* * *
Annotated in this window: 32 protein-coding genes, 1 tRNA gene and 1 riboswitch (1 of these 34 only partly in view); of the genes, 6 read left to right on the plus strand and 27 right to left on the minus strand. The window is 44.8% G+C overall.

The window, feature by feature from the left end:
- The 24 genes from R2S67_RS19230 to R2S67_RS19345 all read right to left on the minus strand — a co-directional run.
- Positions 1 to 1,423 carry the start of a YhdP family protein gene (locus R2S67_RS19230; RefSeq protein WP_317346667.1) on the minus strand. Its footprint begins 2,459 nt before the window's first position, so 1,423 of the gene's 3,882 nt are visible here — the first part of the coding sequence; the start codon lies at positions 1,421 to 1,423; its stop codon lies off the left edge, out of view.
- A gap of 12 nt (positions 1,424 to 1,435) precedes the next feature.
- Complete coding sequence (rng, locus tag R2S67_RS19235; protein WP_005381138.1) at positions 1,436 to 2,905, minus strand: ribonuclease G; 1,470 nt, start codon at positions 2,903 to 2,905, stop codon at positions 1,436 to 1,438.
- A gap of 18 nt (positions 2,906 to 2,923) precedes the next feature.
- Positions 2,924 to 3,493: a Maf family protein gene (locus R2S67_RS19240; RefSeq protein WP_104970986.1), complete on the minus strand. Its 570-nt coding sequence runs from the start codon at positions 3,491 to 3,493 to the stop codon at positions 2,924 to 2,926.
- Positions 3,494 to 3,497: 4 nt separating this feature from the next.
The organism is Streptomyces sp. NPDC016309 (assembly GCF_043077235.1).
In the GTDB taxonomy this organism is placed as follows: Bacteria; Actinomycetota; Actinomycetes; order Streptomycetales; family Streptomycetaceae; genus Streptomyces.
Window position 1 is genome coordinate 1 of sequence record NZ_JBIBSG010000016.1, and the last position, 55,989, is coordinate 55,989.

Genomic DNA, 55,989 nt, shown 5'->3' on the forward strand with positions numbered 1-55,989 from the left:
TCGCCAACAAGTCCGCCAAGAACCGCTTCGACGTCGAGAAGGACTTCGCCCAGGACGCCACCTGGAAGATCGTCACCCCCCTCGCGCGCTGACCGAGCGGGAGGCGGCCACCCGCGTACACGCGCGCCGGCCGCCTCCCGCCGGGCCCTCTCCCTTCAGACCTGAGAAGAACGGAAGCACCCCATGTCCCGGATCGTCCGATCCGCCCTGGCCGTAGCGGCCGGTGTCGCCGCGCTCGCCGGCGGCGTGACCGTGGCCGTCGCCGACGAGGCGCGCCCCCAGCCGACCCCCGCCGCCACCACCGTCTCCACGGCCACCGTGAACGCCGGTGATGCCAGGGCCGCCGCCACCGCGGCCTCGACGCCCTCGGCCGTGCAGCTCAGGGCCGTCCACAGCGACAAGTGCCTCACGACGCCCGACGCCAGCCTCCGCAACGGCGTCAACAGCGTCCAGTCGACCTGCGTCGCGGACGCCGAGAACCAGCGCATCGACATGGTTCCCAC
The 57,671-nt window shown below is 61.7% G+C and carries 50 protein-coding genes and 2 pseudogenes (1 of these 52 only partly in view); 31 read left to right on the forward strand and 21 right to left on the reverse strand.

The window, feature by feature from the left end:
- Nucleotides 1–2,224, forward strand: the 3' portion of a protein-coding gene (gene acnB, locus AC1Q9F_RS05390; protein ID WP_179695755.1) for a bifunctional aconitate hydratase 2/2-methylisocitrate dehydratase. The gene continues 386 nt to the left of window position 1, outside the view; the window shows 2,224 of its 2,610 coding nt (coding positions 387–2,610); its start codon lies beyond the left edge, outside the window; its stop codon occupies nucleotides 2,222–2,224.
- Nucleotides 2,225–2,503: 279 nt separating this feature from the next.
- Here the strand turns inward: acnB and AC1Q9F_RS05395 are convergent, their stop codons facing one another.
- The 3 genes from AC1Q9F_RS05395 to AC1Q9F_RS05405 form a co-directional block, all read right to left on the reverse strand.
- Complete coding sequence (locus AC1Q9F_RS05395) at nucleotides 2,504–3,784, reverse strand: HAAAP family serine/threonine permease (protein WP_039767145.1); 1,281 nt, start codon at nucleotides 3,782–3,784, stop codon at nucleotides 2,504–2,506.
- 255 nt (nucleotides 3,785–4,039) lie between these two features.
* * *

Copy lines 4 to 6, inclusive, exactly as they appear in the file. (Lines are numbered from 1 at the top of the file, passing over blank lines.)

- Positions 1 to 1,423 carry the start of a YhdP family protein gene (locus R2S67_RS19230; RefSeq protein WP_317346667.1) on the minus strand. Its footprint begins 2,459 nt before the window's first position, so 1,423 of the gene's 3,882 nt are visible here — the first part of the coding sequence; the start codon lies at positions 1,421 to 1,423; its stop codon lies off the left edge, out of view.
- A gap of 12 nt (positions 1,424 to 1,435) precedes the next feature.
- Complete coding sequence (rng, locus tag R2S67_RS19235; protein WP_005381138.1) at positions 1,436 to 2,905, minus strand: ribonuclease G; 1,470 nt, start codon at positions 2,903 to 2,905, stop codon at positions 1,436 to 1,438.